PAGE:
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Predicting Segment-Intersection Crashes with Land Development Data

Bindra, Sumit; Ivan, John N. and Jonsson, Thomas LU (2009) In Transportation Research Record p.9-17
Abstract
Experience with crash prediction modeling has confirmed the importance of traffic volume, not only as exposure but also as a predictive variable. For intersection-related collisions, for example, angle collisions or any collisions involving turning vehicles, traffic volumes on both intersecting roads are necessary for sufficient prediction of crash count These collisions occur not only at intersections but any place where vehicles turn on or off the roadway, such as driveways. Intersecting traffic volumes at such locations are either not available or labor intensive to acquire. The objective of this study was to investigate the use of geographic information system (GIS) land use inventories to supplement observed traffic volumes as... (More)
Experience with crash prediction modeling has confirmed the importance of traffic volume, not only as exposure but also as a predictive variable. For intersection-related collisions, for example, angle collisions or any collisions involving turning vehicles, traffic volumes on both intersecting roads are necessary for sufficient prediction of crash count These collisions occur not only at intersections but any place where vehicles turn on or off the roadway, such as driveways. Intersecting traffic volumes at such locations are either not available or labor intensive to acquire. The objective of this study was to investigate the use of geographic information system (GIS) land use inventories to supplement observed traffic volumes as exposure measures for estimating models for predicting segment-intersection crashes, defined as collisions occurring on road segments involving one or more turning or crossing vehicles. Model results for rural two-lane and urban two- and four-lane undivided roads indicate that the number of trips generated and the extent of surrounding land development itself act as excellent predictors for segment-intersection crashes and in fact work better than models using the number of access points. The reason is that those variables better describe the intensity of the traffic accessing the major artery. This is a valuable finding, since access points along a road segment cannot be counted automatically, but many jurisdictions have GIS land use inventories available for all sorts of planning purposes. Such a development will permit better accounting of exposure to segment-intersection crashes in crash prediction modeling. (Less)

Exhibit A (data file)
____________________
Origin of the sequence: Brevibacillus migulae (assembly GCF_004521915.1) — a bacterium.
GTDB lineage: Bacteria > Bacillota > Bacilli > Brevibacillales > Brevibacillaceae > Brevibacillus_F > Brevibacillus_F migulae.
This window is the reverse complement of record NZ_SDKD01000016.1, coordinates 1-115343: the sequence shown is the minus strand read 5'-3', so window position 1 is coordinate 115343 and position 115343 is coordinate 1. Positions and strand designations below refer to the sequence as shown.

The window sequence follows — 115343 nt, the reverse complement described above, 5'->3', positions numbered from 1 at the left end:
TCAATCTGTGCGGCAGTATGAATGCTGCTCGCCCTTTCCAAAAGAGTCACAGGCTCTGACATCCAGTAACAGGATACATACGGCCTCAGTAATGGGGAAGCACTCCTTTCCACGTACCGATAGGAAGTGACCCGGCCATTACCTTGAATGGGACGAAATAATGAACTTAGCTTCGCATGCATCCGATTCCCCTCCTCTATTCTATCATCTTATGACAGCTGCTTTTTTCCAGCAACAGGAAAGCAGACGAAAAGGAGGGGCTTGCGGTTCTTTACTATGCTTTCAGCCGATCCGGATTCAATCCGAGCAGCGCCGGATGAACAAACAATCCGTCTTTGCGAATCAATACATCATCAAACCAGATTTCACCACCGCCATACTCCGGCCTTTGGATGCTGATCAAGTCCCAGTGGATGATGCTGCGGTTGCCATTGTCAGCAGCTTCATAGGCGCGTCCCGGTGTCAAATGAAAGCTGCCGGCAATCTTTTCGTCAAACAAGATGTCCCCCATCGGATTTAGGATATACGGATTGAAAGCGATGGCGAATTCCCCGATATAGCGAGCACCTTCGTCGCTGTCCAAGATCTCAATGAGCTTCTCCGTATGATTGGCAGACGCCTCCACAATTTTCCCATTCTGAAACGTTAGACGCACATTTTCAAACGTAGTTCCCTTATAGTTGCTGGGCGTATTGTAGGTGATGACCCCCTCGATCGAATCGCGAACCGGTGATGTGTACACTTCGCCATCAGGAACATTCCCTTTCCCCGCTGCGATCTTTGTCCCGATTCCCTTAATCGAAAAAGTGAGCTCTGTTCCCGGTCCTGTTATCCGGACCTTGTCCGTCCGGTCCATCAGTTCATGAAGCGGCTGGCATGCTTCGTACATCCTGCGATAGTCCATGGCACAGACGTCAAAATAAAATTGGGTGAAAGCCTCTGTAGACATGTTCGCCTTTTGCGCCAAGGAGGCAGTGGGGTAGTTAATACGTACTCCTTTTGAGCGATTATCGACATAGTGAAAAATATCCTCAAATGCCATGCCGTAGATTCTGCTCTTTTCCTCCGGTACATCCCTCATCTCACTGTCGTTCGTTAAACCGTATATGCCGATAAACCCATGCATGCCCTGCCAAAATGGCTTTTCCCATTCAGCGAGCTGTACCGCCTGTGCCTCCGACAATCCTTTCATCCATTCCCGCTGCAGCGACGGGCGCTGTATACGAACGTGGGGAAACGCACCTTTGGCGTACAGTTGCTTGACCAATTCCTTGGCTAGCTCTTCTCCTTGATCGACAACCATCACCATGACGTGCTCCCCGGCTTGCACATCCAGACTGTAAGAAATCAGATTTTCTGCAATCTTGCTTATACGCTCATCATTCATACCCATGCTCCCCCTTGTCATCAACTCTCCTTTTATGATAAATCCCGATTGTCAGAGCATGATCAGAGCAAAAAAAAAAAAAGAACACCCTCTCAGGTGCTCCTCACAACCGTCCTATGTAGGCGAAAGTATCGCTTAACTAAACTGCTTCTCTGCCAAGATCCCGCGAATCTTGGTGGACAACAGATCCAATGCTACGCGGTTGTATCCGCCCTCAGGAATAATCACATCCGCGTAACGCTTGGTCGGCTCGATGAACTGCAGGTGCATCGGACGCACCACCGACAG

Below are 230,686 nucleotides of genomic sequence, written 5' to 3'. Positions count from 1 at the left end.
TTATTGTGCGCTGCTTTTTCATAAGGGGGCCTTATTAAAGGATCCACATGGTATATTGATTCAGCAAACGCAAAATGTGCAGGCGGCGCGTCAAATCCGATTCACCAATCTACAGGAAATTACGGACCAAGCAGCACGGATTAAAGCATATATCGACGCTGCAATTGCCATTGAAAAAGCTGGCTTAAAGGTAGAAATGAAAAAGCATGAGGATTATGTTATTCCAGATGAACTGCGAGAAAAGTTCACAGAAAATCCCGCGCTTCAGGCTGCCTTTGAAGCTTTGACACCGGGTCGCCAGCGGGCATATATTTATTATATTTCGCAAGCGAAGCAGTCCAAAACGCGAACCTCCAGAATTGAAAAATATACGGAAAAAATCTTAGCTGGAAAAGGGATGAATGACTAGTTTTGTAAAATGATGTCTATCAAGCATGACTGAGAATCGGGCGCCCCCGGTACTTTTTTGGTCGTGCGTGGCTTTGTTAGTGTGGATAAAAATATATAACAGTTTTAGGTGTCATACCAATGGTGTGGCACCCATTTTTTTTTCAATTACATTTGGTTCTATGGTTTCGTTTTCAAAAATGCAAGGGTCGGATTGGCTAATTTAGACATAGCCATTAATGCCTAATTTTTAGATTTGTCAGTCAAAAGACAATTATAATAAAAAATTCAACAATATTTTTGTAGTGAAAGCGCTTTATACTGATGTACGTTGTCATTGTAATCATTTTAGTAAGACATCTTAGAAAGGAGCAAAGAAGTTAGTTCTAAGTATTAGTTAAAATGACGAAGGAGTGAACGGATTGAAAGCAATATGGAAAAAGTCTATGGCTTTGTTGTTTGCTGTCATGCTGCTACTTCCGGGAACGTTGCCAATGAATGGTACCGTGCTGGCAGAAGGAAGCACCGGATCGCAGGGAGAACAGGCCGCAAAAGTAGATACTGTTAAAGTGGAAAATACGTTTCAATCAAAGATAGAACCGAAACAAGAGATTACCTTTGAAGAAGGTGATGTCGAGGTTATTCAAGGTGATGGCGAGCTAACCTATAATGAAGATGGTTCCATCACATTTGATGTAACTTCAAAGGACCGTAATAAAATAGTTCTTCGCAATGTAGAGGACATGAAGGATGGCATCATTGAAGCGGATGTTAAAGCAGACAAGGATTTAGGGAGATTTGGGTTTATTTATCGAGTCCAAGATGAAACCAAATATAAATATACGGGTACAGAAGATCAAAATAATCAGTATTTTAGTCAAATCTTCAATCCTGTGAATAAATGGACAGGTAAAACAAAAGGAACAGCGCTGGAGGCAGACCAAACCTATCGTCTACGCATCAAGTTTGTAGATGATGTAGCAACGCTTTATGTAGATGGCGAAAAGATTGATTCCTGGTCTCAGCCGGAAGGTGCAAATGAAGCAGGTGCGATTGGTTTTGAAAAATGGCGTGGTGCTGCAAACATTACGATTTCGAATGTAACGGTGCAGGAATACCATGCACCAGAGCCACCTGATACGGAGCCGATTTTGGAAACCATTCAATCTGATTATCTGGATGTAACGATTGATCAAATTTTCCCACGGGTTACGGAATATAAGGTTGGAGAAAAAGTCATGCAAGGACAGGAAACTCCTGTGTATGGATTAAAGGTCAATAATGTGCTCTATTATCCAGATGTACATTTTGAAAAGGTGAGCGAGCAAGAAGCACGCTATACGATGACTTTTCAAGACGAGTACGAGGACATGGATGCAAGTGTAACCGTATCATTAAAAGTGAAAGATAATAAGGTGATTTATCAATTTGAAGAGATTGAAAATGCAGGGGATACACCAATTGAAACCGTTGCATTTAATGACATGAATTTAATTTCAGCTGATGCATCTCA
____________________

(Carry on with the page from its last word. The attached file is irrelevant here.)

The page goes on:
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author
organization
publishing date
type
Contribution to journal
publication status
published
subject
in
Transportation Research Record
issue
2102
pages
9 - 17
publisher
Transportation Research Board, Washington DC, USA
external identifiers
  • wos:000272002300002
  • scopus:76249124019
ISSN
0361-1981
DOI
10.3141/2102-02
language
English
LU publication?
yes
id
9c6e3b53-ed74-4cbd-afe8-8d767014ebae (old id 1517904)
date added to LUP
2010-01-13 11:40:27
date last changed
2017-04-30 11:33:02
@article{9c6e3b53-ed74-4cbd-afe8-8d767014ebae,
  abstract     = {Experience with crash prediction modeling has confirmed the importance of traffic volume, not only as exposure but also as a predictive variable. For intersection-related collisions, for example, angle collisions or any collisions involving turning vehicles, traffic volumes on both intersecting roads are necessary for sufficient prediction of crash count These collisions occur not only at intersections but any place where vehicles turn on or off the roadway, such as driveways. Intersecting traffic volumes at such locations are either not available or labor intensive to acquire. The objective of this study was to investigate the use of geographic information system (GIS) land use inventories to supplement observed traffic volumes as exposure measures for estimating models for predicting segment-intersection crashes, defined as collisions occurring on road segments involving one or more turning or crossing vehicles. Model results for rural two-lane and urban two- and four-lane undivided roads indicate that the number of trips generated and the extent of surrounding land development itself act as excellent predictors for segment-intersection crashes and in fact work better than models using the number of access points. The reason is that those variables better describe the intensity of the traffic accessing the major artery. This is a valuable finding, since access points along a road segment cannot be counted automatically, but many jurisdictions have GIS land use inventories available for all sorts of planning purposes. Such a development will permit better accounting of exposure to segment-intersection crashes in crash prediction modeling.},
  author       = {Bindra, Sumit and Ivan, John N. and Jonsson, Thomas},
  issn         = {0361-1981},
  language     = {eng},
  number       = {2102},
  pages        = {9--17},
  publisher    = {Transportation Research Board, Washington DC, USA},
  series       = {Transportation Research Record},
  title        = {Predicting Segment-Intersection Crashes with Land Development Data},
  url          = {http://dx.doi.org/10.3141/2102-02},
  year         = {2009},
}